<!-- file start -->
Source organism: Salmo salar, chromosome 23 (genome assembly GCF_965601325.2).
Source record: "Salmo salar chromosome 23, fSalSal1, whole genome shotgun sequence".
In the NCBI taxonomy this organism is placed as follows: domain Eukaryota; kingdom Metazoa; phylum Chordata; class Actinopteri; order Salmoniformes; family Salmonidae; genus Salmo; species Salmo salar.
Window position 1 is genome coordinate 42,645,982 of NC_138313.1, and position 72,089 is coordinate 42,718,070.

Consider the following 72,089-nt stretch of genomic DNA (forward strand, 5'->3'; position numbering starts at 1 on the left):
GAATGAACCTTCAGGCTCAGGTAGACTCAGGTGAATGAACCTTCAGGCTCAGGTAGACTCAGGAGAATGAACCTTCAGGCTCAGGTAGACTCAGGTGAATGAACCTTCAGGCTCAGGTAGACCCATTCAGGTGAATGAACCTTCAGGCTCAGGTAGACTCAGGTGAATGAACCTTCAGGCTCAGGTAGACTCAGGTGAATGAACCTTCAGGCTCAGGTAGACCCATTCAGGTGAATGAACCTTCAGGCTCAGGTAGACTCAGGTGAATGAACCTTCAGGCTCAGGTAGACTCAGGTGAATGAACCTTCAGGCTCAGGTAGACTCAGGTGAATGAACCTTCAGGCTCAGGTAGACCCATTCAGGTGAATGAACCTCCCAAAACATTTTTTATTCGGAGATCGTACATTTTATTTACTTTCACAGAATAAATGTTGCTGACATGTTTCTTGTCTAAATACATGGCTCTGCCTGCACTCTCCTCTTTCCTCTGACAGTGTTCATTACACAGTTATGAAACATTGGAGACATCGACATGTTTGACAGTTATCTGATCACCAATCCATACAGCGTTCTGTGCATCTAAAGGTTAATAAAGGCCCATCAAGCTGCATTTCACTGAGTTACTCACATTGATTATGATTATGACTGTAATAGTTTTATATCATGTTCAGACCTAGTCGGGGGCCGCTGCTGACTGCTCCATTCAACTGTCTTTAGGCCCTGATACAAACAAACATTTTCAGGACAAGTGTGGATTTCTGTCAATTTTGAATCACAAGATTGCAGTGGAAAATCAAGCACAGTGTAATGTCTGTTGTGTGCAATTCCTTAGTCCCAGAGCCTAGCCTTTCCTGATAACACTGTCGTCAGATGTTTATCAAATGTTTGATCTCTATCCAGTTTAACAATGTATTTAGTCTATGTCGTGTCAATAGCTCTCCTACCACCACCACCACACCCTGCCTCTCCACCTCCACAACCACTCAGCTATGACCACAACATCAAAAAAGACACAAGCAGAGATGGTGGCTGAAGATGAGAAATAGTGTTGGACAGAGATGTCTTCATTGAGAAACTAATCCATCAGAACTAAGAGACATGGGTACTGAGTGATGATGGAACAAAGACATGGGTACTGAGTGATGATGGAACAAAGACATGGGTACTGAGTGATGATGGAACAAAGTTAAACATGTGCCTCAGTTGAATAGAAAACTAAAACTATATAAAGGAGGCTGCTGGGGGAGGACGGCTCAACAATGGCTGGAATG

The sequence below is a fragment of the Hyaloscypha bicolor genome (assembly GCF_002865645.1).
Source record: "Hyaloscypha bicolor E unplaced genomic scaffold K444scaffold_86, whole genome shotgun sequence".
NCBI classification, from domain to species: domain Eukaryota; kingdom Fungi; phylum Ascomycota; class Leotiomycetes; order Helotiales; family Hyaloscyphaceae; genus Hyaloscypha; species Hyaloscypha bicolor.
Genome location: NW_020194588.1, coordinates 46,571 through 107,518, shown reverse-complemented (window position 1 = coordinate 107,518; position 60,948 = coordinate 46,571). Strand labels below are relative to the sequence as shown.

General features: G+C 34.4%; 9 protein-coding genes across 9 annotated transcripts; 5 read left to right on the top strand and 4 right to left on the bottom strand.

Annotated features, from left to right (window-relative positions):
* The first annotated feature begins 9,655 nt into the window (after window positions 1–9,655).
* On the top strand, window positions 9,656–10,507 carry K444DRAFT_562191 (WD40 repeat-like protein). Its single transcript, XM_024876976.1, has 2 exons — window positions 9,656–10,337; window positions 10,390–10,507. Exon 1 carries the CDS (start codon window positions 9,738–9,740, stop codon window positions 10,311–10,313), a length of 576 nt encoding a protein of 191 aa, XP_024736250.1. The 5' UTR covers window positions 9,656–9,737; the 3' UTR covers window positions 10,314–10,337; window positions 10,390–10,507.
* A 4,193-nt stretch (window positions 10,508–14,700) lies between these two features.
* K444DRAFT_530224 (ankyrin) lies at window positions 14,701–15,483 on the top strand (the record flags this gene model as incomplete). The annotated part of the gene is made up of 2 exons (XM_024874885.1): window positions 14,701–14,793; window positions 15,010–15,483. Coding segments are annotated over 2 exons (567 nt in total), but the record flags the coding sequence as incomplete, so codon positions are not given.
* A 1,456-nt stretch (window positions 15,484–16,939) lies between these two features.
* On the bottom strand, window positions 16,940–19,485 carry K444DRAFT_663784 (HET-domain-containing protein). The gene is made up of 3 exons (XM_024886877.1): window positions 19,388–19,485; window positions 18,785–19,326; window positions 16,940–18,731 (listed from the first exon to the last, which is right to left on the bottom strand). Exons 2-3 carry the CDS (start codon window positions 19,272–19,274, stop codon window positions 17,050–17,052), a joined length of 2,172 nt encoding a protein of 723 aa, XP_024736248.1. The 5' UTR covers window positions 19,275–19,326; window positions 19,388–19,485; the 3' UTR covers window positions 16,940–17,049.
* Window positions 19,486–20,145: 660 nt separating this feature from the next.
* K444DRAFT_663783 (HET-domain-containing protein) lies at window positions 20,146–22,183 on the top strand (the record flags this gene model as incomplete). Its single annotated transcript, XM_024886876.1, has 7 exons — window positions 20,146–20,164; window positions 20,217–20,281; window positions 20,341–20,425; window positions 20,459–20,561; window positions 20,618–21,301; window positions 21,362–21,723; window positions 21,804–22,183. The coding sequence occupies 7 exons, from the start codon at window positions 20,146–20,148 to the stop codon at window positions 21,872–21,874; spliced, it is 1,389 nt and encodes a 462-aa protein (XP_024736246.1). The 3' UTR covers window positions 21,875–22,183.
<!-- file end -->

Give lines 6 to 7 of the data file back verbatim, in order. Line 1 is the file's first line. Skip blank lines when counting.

GAATGAACCTTCAGGCTCAGGTAGACTCAGGTGAATGAACCTTCAGGCTCAGGTAGACTCAGGAGAATGAACCTTCAGGCTCAGGTAGACTCAGGTGAATGAACCTTCAGGCTCAGGTAGACCCATTCAGGTGAATGAACCTTCAGGCTCAGGTAGACTCAGGTGAATGAACCTTCAGGCTCAGGTAGACTCAGGTGAATGAACCTTCAGGCTCAGGTAGACCCATTCAGGTGAATGAACCTTCAGGCTCAGGTAGACTCAGGTGAATGAACCTTCAGGCTCAGGTAGACTCAGGTGAATGAACCTTCAGGCTCAGGTAGACTCAGGTGAATGAACCTTCAGGCTCAGGTAGACCCATTCAGGTGAATGAACCTCCCAAAACATTTTTTATTCGGAGATCGTACATTTTATTTACTTTCACAGAATAAATGTTGCTGACATGTTTCTTGTCTAAATACATGGCTCTGCCTGCACTCTCCTCTTTCCTCTGACAGTGTTCATTACACAGTTATGAAACATTGGAGACATCGACATGTTTGACAGTTATCTGATCACCAATCCATACAGCGTTCTGTGCATCTAAAGGTTAATAAAGGCCCATCAAGCTGCATTTCACTGAGTTACTCACATTGATTATGATTATGACTGTAATAGTTTTATATCATGTTCAGACCTAGTCGGGGGCCGCTGCTGACTGCTCCATTCAACTGTCTTTAGGCCCTGATACAAACAAACATTTTCAGGACAAGTGTGGATTTCTGTCAATTTTGAATCACAAGATTGCAGTGGAAAATCAAGCACAGTGTAATGTCTGTTGTGTGCAATTCCTTAGTCCCAGAGCCTAGCCTTTCCTGATAACACTGTCGTCAGATGTTTATCAAATGTTTGATCTCTATCCAGTTTAACAATGTATTTAGTCTATGTCGTGTCAATAGCTCTCCTACCACCACCACCACACCCTGCCTCTCCACCTCCACAACCACTCAGCTATGACCACAACATCAAAAAAGACACAAGCAGAGATGGTGGCTGAAGATGAGAAATAGTGTTGGACAGAGATGTCTTCATTGAGAAACTAATCCATCAGAACTAAGAGACATGGGTACTGAGTGATGATGGAACAAAGACATGGGTACTGAGTGATGATGGAACAAAGACATGGGTACTGAGTGATGATGGAACAAAGTTAAACATGTGCCTCAGTTGAATAGAAAACTAAAACTATATAAAGGAGGCTGCTGGGGGAGGACGGCTCAACAATGGCTGGAATG

The sequence below is a fragment of the Hyaloscypha bicolor genome (assembly GCF_002865645.1).